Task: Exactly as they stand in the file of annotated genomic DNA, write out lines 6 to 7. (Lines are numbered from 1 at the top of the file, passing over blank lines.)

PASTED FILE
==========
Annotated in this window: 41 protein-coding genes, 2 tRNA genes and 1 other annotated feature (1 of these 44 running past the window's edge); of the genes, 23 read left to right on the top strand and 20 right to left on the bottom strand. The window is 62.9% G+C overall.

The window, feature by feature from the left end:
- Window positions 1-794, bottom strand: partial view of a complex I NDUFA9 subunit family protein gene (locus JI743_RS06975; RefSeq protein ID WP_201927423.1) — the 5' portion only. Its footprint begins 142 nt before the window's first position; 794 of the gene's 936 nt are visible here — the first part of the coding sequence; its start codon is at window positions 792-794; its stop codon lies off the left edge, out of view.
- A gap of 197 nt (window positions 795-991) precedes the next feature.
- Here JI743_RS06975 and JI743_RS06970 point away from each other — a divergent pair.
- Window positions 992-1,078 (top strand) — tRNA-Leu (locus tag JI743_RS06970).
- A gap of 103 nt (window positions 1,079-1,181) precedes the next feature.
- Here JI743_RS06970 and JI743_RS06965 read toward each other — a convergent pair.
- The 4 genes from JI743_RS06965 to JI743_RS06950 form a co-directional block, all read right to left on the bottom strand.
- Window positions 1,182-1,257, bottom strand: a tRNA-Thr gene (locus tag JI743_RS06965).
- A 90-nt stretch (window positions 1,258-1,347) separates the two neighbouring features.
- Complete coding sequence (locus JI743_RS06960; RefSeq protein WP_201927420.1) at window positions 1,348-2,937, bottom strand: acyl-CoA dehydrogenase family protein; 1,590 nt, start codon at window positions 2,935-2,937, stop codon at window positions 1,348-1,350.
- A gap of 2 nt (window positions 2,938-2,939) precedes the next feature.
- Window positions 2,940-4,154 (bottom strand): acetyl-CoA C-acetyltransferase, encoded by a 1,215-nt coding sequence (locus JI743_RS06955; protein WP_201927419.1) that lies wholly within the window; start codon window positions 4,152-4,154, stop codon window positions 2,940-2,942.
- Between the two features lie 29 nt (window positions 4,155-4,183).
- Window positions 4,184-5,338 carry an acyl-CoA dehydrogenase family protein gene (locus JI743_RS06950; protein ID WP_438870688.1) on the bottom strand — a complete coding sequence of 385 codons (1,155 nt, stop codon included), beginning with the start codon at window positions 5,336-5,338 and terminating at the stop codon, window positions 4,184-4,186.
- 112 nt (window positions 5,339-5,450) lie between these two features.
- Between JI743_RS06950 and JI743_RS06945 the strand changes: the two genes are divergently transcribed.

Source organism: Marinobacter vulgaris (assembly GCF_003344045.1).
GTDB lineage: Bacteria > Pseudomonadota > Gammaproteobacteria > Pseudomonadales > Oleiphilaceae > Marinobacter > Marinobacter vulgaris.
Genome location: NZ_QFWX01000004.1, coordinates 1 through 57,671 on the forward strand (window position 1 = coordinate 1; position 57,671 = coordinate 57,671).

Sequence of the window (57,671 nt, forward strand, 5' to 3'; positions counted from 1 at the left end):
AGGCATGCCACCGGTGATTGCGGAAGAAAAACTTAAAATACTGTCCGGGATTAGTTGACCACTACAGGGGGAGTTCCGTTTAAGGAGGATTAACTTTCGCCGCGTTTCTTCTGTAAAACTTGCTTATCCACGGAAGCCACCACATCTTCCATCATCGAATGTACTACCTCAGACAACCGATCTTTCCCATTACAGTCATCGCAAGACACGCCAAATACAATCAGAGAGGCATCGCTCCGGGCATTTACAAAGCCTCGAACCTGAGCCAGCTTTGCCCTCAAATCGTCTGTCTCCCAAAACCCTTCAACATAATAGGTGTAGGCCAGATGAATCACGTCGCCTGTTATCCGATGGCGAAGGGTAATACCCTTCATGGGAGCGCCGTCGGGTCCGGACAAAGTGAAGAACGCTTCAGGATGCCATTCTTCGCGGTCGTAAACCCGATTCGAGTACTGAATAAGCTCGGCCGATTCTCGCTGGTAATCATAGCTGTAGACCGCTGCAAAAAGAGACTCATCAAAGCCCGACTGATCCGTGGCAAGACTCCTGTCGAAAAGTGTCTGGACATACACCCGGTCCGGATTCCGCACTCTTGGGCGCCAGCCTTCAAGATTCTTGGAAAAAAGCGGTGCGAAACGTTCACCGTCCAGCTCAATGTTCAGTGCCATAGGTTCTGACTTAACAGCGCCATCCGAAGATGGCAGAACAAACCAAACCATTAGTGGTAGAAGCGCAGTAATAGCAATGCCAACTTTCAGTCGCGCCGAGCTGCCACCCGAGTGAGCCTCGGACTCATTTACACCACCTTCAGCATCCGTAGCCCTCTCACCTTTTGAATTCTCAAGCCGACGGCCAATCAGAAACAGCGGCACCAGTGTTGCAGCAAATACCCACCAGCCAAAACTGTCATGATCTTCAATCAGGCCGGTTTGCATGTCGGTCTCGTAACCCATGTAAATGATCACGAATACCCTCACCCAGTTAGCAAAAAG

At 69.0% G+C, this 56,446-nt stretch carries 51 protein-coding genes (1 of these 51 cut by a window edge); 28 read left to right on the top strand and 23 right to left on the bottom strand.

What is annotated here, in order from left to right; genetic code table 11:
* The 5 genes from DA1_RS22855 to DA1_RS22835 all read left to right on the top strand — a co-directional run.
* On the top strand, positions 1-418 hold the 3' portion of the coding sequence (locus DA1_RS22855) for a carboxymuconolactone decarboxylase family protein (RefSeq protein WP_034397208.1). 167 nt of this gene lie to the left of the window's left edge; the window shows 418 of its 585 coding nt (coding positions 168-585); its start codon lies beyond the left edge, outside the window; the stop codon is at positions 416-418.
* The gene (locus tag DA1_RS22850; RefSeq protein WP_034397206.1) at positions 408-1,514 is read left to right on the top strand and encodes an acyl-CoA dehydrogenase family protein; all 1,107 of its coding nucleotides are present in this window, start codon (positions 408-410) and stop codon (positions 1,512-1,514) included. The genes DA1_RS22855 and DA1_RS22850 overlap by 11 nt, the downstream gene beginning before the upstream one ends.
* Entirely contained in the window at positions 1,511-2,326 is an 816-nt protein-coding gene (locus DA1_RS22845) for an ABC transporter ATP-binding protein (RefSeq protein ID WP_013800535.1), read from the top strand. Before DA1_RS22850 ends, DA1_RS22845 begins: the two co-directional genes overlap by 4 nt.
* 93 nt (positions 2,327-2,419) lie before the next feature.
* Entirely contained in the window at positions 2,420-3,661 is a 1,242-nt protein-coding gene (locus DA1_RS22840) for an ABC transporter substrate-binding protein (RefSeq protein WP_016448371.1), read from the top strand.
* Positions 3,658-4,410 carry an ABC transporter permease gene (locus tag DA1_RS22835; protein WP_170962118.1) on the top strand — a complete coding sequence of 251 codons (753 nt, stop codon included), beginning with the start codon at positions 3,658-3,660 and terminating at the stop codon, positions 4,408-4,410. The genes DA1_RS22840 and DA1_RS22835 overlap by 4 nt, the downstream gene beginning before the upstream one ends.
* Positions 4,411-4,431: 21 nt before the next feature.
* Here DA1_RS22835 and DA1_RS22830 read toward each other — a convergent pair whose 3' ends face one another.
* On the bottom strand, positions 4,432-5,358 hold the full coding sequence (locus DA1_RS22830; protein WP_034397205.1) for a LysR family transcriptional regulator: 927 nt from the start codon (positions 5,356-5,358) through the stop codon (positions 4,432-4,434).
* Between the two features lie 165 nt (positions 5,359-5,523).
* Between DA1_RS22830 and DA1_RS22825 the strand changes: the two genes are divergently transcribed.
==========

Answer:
- Window positions 992-1,078 (top strand) — tRNA-Leu (locus tag JI743_RS06970).
- A gap of 103 nt (window positions 1,079-1,181) precedes the next feature.